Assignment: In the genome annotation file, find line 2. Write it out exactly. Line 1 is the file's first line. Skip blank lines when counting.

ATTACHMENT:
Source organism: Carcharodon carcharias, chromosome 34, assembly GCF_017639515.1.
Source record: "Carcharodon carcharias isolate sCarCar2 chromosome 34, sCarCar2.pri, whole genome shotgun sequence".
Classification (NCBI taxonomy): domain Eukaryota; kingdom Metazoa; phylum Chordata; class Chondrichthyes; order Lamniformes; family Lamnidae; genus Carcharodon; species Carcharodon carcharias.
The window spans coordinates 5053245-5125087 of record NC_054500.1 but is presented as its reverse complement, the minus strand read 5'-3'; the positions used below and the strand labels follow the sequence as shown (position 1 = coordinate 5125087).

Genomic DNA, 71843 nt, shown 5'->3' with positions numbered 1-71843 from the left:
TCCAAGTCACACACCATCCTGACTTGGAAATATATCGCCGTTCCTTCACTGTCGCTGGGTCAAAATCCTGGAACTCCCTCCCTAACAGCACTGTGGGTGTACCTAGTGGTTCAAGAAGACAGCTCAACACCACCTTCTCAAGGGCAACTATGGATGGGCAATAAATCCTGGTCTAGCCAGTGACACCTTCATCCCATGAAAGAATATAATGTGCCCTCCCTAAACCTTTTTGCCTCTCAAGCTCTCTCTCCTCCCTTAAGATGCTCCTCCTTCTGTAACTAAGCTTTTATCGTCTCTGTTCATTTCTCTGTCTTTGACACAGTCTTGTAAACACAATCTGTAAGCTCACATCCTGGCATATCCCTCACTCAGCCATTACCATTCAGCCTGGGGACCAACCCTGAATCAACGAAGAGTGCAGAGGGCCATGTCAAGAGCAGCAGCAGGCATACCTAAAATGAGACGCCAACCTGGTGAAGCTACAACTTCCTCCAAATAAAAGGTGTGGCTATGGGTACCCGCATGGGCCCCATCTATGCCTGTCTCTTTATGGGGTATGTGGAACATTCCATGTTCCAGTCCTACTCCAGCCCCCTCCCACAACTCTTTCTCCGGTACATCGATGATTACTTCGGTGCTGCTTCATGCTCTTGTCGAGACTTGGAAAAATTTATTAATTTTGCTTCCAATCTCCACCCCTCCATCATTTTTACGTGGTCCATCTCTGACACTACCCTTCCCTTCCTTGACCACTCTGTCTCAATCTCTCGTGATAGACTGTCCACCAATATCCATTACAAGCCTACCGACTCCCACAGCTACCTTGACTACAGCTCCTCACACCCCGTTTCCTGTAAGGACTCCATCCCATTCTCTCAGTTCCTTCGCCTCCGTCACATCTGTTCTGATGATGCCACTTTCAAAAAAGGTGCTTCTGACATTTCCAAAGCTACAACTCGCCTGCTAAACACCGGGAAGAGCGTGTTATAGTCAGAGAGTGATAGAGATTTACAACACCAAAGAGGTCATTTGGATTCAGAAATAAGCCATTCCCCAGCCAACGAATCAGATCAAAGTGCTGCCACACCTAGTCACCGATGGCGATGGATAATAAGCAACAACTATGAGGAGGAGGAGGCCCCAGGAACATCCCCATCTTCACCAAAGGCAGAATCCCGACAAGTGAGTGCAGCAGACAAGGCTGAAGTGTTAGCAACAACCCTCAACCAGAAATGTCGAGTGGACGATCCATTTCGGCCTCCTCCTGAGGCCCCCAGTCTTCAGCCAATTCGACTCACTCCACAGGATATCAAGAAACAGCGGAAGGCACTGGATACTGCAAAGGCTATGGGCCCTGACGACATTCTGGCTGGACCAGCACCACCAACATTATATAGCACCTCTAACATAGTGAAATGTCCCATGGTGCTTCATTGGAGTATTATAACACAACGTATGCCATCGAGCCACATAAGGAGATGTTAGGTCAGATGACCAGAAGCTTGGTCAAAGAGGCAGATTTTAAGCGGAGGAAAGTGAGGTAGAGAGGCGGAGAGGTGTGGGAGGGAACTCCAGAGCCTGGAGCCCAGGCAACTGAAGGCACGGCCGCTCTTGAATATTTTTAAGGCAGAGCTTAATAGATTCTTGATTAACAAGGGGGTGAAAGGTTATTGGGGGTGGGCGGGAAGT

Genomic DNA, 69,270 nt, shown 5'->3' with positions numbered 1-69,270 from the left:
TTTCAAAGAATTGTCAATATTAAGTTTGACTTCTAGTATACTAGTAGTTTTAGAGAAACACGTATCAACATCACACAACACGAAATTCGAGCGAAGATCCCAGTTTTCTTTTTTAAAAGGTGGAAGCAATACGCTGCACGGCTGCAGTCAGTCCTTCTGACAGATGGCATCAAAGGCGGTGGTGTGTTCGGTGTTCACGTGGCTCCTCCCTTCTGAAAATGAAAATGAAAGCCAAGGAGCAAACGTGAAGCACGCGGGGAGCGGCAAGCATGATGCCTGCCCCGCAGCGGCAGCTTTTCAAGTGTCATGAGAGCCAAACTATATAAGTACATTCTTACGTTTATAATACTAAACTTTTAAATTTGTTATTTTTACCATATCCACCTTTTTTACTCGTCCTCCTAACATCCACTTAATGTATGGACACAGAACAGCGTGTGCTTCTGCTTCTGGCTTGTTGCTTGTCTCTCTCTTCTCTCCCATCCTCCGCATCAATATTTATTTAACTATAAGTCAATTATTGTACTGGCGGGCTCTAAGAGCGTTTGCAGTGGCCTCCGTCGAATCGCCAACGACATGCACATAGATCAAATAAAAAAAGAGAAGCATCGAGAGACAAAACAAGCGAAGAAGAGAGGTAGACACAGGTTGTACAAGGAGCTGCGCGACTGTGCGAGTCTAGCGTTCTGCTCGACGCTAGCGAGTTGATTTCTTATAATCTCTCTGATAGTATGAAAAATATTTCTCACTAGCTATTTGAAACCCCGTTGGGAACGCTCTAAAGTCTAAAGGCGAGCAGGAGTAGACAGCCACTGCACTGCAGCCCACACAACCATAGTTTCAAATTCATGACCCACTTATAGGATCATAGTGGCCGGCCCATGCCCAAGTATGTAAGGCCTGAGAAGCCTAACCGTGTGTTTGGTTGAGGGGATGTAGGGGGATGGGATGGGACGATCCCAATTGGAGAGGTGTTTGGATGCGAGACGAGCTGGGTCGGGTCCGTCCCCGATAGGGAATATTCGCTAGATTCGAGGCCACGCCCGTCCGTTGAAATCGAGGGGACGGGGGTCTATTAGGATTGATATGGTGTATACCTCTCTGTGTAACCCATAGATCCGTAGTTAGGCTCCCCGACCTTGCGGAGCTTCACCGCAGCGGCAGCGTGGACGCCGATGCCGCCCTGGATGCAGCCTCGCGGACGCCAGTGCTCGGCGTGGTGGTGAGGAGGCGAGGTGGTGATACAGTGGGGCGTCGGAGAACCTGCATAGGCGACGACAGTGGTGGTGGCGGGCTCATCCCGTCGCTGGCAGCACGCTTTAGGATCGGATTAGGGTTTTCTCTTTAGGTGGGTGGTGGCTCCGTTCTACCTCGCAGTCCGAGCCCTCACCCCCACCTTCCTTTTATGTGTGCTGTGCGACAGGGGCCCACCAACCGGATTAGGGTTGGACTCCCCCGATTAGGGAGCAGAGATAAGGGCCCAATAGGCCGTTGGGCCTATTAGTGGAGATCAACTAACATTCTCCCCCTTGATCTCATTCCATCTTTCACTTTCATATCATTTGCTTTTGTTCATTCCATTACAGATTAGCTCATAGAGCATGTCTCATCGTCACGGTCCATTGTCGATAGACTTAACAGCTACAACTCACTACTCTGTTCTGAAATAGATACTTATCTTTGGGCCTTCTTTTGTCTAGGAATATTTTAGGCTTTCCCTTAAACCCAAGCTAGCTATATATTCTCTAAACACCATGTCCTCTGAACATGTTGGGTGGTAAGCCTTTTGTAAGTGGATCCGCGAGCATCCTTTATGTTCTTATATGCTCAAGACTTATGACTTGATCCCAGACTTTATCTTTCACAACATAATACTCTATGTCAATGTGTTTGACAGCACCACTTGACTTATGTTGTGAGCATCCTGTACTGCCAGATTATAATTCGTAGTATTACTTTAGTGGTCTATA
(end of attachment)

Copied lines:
Source record: "Carcharodon carcharias isolate sCarCar2 chromosome 34, sCarCar2.pri, whole genome shotgun sequence".